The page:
phys.org / ETH Zurich / 01 May 2013
Disasters should not be considered “bad luck”. They are a result of inappropriate interactions and institutional settings, caused by humans. Even worse, they are often the consequence of a flawed understanding of counter-intuitive system behaviors. “For example, it is surprising that we didn’t have sufficient precautions against a financial crisis and well-elaborated contingency plans,” states Helbing. “Perhaps, this is because there should not be any bubbles and crashes according to the predominant theoretical paradigm of efficient markets.” Conventional thinking can cause fateful decisions and the repetition of previous mistakes. “In other words: While we want to do the right thing, we often do wrong things,” concludes Helbing. This obviously calls for a paradigm shift in our thinking. “For example, we may try to promote innovation, but suffer economic decline, because innovation requires diversity more than homogenization.”
[ FULL ARTICLE HERE ]
Truthout / Steve Horn / 08 April 2013
Ozzie Zehner: Our planet has bounded resources and limited ability to absorb the impacts of human activities. Challenging the dominant neoliberal model can help to justly share those resources and risks. However, the precarious stories around growth and productivism are larger than just neoliberalism or capitalism.
Libertarians and Tea Partiers subscribe to the free-growth mindset, but so do Democrats and Republicans. Even Greens and Socialists are not immune to the seductive language of productivism. I know of one political candidate in the US who has run on a platform of slowing down the machine in order to preserve long-term prosperity only: Dave Gardner, who ran for mayor of Colorado Springs and directed a movie about it called Growthbusters.
We’ve seen material growth and prosperity walking hand-in-hand for so long that we don’t know what they look like separately. That will have to change.
[ FULL ARTICLE HERE ]
[ ORDER Green Illusions: The Dirty Secrets of Clean Energy and the Future of Environmentalism by Ozzie Zehner THROUGH LEEDS COUNTY BOOKS ]
Sustainability Network Digest / April 2013
Jim Hoggan is on a mission to determine why, in spite of compelling and unequivocal scientific evidence, we are doing so little to address environmental problems like climate change, collapsing ecosystems, and the rapidly declining health of our oceans? Why do we seem unable or unwilling to think things through collectively, weigh facts honestly and disagree constructively? What’s preventing us from having healthy public conversations that lead to good public policy solutions? In Jim’s view, the most immediate ecological threat of our time isn’t the threat of global climate change. It’s the pollution that fills the public square. It’s the toxic public conversations surrounding issues of the environment, the contaminated smog of misinformation and bitter adversarial rhetoric that are turning many away from collective involvement in despair.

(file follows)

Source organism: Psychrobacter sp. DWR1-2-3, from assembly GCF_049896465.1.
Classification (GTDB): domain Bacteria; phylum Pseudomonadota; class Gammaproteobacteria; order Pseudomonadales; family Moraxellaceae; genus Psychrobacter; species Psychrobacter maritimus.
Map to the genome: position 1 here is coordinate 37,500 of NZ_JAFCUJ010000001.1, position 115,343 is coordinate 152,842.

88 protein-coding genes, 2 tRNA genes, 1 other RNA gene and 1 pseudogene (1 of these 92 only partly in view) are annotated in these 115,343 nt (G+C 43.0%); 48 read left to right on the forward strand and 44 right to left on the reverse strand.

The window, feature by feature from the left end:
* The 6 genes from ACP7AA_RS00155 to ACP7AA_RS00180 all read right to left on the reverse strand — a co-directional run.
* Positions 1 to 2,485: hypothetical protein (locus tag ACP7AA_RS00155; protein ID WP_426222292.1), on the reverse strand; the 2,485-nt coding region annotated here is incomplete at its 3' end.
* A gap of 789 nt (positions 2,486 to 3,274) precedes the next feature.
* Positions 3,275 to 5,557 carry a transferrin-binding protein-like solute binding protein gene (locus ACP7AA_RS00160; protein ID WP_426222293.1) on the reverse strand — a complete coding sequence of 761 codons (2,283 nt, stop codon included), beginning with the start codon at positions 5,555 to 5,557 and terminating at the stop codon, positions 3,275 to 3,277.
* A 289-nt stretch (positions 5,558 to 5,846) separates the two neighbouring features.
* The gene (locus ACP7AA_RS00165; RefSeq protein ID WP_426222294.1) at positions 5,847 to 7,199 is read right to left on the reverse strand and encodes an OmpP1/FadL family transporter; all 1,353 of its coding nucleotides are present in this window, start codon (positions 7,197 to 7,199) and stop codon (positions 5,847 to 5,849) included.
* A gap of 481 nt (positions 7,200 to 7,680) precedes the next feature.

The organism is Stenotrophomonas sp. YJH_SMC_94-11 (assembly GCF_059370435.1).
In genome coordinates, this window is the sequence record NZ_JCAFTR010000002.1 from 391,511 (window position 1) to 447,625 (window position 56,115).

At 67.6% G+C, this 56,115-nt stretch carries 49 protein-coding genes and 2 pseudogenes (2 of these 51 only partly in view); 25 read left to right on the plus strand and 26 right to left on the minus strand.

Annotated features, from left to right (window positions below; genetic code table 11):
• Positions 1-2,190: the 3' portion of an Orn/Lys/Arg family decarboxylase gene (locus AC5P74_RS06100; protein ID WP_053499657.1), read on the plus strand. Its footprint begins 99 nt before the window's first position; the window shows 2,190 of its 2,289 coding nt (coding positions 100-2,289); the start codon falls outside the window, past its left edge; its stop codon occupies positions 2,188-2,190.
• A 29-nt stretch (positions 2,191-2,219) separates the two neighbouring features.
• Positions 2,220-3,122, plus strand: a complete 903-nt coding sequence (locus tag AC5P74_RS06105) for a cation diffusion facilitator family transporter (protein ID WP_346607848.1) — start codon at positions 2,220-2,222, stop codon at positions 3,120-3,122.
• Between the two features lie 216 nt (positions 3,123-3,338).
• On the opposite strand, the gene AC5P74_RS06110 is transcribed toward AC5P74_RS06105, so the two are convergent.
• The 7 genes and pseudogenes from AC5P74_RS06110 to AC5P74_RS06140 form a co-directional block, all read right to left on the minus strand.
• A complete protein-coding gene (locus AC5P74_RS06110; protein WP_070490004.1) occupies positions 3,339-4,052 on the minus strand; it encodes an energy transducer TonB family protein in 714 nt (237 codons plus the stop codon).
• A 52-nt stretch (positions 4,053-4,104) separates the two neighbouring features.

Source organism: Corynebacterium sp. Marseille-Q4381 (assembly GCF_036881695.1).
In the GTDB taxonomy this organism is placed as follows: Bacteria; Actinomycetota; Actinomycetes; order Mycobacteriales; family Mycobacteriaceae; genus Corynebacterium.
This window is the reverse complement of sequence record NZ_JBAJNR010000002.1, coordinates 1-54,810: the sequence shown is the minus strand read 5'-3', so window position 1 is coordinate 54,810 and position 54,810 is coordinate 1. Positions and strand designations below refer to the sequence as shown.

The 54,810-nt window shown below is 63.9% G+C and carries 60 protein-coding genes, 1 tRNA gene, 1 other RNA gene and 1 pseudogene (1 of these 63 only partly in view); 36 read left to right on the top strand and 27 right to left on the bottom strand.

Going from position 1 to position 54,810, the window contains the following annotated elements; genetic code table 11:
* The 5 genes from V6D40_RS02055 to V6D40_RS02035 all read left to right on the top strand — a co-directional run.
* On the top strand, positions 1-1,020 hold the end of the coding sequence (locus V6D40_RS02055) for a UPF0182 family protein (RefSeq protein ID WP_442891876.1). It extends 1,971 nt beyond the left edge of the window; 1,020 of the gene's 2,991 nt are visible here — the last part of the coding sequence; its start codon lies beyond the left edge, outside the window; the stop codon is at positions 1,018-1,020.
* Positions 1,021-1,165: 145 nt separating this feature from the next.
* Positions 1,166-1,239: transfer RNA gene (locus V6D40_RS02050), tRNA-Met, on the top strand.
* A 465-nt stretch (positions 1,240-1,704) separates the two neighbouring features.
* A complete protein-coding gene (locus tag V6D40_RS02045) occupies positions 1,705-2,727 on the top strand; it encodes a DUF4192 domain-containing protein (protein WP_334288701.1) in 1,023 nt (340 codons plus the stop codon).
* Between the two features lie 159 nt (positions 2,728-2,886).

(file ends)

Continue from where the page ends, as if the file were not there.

In this free webinar, Jim will present the views of some of today’s leading thinkers on how we clean up the polluted public square and begin to make progress in communicating about and effectively addressing the environmental issues that concern us all.
This call for a Day of Action to Stop GM Alfalfa was issued by the National Farmers Union-Ontario.
WHEN: Tuesday April 9, 2013, 12 noon (sharp) to 1 pm
WHERE: Kingston, Ottawa (details below) – and many other sites across eastern Canada
Bring your banners. Bring your voices. Together we can stop the release of GM alfalfa.
Monsanto’s genetically modified (GM) alfalfa could be registered for use in Canada this April. GM Roundup Ready alfalfa varieties have just been cleared for the last step before they hit the market – all they need now is a final rubber-stamp by the Canadian Food Inspection Agency – at the Variety Registration Office, 59 Camelot Drive in Ottawa.
Alfalfa is used to produce many of the foods we eat. Alfalfa (commonly harvested as hay) is high-protein feed for animals like dairy cows, beef cattle, lambs, poultry and pigs. It’s also used to build nutrients in the soil and is important for organic farming. Because alfalfa is a perennial plant that is pollinated by bees, genetically modified alfalfa will inevitably cross-pollinate with non-GM and organic alfalfa, threatening the livelihoods of family farmers across Canada.
Transition Brockville considers this a vital food security issue.